To be required to make the initial comment on the subject of this volume is to be struck by the elusive and kaleidoscopic quality of its theme - an impression that Chapters 1 through 3 only reinforce. For a start, whether the geographic focus of study is called (anachronistically) “Germany” or (more accurately) the “Holy Roman Empire,” it is vague at best. The territory covered by the empire did have formal boundaries in late medieval and early modern times, but it included more than Germans, some of whom - to add to the confusion - lived beyond those boundaries. At no time, moreover, was the empire organized into a coherent political structure or centered on a single capital city like London, Paris, or Madrid.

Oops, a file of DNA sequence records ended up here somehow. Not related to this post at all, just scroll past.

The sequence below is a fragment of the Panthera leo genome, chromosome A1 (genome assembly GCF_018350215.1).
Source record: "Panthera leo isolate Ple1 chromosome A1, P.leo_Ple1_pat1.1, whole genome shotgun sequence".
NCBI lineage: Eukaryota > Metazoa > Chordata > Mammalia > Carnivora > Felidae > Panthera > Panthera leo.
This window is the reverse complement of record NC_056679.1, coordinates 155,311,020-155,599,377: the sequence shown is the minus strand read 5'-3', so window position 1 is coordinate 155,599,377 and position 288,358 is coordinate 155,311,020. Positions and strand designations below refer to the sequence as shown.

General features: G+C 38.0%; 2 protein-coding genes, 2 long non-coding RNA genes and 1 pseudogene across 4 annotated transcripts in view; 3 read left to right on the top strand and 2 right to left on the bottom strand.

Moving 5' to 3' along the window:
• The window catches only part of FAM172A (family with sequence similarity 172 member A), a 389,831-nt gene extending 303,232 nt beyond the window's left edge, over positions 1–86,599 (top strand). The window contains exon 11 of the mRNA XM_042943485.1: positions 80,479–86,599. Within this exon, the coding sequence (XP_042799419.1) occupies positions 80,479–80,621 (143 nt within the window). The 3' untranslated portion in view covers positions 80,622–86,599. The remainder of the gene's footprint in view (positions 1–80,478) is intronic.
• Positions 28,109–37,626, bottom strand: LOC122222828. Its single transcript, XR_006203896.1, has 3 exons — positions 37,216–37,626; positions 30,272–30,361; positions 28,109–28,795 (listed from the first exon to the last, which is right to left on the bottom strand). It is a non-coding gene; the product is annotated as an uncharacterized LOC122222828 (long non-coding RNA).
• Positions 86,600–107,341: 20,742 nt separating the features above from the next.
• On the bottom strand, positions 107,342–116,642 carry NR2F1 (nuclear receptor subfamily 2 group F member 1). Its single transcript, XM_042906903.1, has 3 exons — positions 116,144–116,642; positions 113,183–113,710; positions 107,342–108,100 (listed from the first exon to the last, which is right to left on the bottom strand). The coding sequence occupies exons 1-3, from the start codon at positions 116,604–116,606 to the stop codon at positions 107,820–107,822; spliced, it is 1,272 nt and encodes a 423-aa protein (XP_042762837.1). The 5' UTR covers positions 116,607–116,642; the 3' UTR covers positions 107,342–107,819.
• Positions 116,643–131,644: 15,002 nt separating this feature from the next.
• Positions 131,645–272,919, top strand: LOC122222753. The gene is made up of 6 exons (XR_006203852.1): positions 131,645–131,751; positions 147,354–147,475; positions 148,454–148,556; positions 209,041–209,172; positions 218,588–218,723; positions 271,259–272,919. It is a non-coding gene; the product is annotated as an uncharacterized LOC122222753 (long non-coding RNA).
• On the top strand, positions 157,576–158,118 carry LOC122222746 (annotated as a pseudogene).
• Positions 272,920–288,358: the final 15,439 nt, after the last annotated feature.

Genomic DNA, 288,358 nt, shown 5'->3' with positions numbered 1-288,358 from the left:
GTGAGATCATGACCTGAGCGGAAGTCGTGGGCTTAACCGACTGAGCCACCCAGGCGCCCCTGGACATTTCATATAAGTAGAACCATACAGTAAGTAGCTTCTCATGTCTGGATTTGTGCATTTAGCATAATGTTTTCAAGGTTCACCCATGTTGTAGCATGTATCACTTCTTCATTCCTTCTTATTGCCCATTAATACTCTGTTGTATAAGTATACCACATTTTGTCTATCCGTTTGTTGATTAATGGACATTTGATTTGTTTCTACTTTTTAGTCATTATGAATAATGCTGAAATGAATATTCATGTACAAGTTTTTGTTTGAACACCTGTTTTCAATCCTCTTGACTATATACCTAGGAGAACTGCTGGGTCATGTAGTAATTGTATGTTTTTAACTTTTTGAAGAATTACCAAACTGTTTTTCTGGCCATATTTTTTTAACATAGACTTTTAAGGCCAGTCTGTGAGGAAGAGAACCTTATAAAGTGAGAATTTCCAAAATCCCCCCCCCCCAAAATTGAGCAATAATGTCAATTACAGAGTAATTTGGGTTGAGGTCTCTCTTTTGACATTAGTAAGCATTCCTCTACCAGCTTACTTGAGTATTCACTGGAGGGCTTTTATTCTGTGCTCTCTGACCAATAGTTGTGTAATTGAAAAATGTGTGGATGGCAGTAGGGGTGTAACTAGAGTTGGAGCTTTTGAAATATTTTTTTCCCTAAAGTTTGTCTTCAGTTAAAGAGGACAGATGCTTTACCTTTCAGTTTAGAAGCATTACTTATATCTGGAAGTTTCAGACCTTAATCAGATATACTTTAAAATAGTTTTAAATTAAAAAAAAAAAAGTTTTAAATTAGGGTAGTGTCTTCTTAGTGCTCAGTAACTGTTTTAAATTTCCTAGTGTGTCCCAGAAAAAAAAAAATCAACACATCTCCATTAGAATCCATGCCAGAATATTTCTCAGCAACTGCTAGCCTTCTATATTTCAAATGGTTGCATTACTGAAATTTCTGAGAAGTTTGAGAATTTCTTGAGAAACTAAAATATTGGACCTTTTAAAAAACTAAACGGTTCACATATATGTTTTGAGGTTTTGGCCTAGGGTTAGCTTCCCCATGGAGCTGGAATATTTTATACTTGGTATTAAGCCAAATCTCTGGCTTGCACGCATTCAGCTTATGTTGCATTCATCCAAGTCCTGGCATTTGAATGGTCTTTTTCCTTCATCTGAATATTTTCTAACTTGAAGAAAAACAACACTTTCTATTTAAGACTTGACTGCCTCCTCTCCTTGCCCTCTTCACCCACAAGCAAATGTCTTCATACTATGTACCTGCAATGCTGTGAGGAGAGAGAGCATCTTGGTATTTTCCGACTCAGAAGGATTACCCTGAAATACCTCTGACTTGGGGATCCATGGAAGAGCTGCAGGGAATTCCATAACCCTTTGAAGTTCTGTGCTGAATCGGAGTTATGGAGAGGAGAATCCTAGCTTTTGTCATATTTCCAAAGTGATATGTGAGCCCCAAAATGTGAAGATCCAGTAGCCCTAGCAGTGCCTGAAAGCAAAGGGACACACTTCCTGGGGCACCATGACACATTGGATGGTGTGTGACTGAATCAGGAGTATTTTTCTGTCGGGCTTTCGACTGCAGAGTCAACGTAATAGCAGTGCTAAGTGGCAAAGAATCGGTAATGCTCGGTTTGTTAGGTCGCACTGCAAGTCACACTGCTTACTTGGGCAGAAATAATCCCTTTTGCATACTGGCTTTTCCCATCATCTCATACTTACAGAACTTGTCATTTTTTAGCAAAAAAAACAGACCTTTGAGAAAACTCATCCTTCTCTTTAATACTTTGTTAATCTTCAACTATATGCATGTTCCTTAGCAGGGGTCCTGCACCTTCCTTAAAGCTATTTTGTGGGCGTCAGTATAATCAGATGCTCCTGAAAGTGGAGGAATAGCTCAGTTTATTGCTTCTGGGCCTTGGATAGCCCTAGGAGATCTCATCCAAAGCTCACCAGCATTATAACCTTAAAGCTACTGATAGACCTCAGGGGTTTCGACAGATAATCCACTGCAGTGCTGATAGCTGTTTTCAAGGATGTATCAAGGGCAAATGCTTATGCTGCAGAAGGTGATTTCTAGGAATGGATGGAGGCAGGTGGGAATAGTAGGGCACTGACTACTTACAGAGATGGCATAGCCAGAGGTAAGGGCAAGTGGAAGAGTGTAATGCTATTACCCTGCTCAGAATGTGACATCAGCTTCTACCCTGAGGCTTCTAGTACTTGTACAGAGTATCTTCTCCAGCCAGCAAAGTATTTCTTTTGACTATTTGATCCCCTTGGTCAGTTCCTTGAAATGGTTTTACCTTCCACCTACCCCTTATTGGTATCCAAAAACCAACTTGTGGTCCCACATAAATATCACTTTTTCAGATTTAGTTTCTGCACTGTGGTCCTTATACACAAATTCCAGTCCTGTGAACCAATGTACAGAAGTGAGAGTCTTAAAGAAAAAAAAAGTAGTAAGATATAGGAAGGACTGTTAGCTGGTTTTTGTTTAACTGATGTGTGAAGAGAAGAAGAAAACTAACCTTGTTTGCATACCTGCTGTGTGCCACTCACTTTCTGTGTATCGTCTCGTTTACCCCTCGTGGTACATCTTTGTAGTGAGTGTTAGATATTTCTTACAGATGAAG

And yet the very disarray may have been the reason that it seemed to offer so interesting a home for Jews. The elusiveness of central authority and the variety of political systems created a landscape that was marked by precisely the cracks and fissures that allowed outsiders to flourish. It therefore seemed almost the agenda of early modern German Jews, particularly after the expulsions of the late Middle Ages, to find places for themselves in the interstices of this fragmented society. To a far greater extent than was true of the relatively stable Jewish communities of Italy, Poland, the Netherlands, and (later) England, they had to thrive in the marginal activities that were available in so localized a polity, with its multiple and contrasting regimes. It was entirely appropriate, therefore, that here, unlike elsewhere in Europe, they often lived in rural areas, in scattered and tiny settlements, and only rarely formed large and visible groupings such as the one in Frankfurt am Main, that echoed the ghettos of Italy. The varied character of their communities has encouraged, in turn, a kaleidoscope of research — studies that seem to lack common threads precisely because they have such disparate subject matter.